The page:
Raki vs Ouzo! Can you tell them apart?
Both are anise, or licorice, flavored liqueurs. Both are delicacies of the eastern Mediterranean. And both are most often served with white cheeses and other cold dishes, called “mezes”, like tomatoes, fava beans, roasted chick peas, salted almonds, mackerel and other seafoods.
Past flavor and custom, though, they are not the same.
Raki is a Turkish staple rooted in centuries past, but popular for some 300 years! Originally called arak, it is known to treat every ailment from toothache to depression to appendicitis and anxiety. It is flavored with anise but it much stronger (they say it can reach up to 90 % alcohol!). So, the mere concentration of spirit seems to strip the aromatic appeal you’d expect from anise, and instead, Raki goes down more like gasoline.
I tried it on the island of Crete (a Greek island, yes, but on the far eastern side, close to the Turkish territory) but you can find it throughout the Balkan and larger eastern Mediterranean region, all hours of the day and night. We tried it at 9 in the morning!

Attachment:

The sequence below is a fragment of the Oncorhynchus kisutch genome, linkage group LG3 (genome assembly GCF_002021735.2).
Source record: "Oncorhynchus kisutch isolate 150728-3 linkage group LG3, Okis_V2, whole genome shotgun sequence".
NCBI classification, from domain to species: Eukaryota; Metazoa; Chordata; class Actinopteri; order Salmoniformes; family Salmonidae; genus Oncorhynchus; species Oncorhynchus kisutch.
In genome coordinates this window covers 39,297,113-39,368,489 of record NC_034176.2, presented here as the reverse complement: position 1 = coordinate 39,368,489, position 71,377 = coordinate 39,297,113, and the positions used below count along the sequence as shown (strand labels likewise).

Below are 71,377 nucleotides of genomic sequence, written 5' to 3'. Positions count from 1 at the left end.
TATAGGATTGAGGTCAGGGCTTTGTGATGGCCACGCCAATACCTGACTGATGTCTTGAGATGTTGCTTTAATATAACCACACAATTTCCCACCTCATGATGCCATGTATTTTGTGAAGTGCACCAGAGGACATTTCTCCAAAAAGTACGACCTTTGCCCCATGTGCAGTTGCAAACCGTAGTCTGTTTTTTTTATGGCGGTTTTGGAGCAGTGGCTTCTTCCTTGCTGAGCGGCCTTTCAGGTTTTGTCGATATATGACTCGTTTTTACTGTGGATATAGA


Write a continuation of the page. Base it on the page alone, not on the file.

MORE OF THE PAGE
It is made from the “tailings” of wine production. The residual skin and pulp is boiled up to produce a steam, that, when condensed, becomes this revered apertif.
Ouzo, on the other hand, is Greek! It is the descendent of Raki, and is related to other European anise drinks, like sambucca for the Italians or pastis for the French. Ouzo, though, is acknowledged to be exclusively of Greek origin with deep roots going back to Hippocrates’ medical work. In modern times, ouzo is a certified as an exclusive Greek product for marketing purposes, and has become the quintessential Greek tradition!
In the Greek isles, ouzo is typically taken an hour before sunset, served in a skinny tall glass, alongside a glass of water. When you mix the two, the anise seed in the drink turns it a milky white. Its licorice scent, lighter alcohol (35-45%), and cheap price, make it a legendary Greek favorite.
Want to taste the favorite Ouzo? Visit the Aegean island of Lesvos!